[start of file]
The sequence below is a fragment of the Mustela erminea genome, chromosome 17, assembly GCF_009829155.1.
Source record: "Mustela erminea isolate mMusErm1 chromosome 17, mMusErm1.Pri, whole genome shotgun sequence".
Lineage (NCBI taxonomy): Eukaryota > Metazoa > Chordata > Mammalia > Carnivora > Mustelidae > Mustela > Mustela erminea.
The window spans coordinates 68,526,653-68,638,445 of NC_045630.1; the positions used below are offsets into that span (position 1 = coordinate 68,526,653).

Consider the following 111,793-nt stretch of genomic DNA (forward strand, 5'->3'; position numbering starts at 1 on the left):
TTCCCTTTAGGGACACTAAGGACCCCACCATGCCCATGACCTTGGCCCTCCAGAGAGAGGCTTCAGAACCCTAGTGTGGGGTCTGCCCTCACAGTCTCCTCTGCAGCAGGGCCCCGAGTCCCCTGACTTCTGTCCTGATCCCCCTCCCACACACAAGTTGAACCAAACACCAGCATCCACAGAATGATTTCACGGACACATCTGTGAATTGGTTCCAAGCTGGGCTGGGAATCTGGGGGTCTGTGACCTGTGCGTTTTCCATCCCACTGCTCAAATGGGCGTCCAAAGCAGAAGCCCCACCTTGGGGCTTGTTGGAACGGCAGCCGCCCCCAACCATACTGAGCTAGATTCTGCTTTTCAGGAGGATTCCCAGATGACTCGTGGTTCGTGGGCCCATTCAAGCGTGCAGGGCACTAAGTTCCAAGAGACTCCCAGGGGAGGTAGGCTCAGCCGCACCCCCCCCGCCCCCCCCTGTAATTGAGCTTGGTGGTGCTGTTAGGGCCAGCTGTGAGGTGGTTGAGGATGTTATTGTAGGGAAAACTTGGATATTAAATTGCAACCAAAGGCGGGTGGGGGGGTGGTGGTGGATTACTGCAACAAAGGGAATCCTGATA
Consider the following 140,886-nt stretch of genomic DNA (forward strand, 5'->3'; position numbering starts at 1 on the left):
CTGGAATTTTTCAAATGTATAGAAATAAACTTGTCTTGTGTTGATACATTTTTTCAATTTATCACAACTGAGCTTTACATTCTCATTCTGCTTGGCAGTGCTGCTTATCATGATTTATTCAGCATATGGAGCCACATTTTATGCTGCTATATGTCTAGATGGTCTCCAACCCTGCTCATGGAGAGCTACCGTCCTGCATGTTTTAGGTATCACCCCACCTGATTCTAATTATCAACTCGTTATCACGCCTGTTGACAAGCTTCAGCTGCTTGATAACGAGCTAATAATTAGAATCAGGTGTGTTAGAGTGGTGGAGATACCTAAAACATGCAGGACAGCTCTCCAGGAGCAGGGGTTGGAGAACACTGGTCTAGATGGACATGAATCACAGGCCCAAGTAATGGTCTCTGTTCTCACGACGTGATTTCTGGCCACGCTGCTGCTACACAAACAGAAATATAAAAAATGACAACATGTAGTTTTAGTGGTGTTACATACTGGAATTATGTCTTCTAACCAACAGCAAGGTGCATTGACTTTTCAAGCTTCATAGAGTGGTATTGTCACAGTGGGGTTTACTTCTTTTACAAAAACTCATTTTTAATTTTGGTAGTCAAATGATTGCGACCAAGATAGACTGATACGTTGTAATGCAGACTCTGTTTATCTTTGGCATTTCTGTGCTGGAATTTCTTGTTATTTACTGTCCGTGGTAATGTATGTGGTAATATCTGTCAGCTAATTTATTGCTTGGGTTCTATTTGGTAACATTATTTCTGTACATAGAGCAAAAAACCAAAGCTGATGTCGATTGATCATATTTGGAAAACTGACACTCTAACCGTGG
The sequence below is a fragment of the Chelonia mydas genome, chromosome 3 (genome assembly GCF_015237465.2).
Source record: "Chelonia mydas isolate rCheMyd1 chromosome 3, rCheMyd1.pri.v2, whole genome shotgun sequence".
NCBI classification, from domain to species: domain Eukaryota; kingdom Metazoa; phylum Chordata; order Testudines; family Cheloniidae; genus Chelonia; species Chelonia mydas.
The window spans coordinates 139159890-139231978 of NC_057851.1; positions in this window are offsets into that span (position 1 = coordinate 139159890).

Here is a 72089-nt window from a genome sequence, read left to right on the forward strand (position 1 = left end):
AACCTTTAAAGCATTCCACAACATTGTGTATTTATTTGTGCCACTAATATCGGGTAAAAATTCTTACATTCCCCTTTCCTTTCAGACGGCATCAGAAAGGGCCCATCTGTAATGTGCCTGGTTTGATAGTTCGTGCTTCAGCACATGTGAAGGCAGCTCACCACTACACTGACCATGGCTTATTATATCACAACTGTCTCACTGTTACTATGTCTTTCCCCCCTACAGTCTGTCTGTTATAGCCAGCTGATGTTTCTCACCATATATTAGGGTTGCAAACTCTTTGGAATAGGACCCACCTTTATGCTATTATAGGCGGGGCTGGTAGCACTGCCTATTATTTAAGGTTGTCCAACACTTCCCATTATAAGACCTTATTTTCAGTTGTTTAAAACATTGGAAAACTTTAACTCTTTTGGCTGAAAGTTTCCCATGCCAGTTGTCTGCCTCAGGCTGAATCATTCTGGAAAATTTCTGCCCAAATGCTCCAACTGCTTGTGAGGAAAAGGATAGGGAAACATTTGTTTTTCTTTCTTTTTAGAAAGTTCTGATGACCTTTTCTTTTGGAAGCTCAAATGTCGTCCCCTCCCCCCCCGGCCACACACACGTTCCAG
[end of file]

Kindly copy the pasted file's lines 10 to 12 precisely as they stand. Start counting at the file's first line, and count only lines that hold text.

Source record: "Chelonia mydas isolate rCheMyd1 chromosome 3, rCheMyd1.pri.v2, whole genome shotgun sequence".
NCBI classification, from domain to species: domain Eukaryota; kingdom Metazoa; phylum Chordata; order Testudines; family Cheloniidae; genus Chelonia; species Chelonia mydas.
The window spans coordinates 139159890-139231978 of NC_057851.1; positions in this window are offsets into that span (position 1 = coordinate 139159890).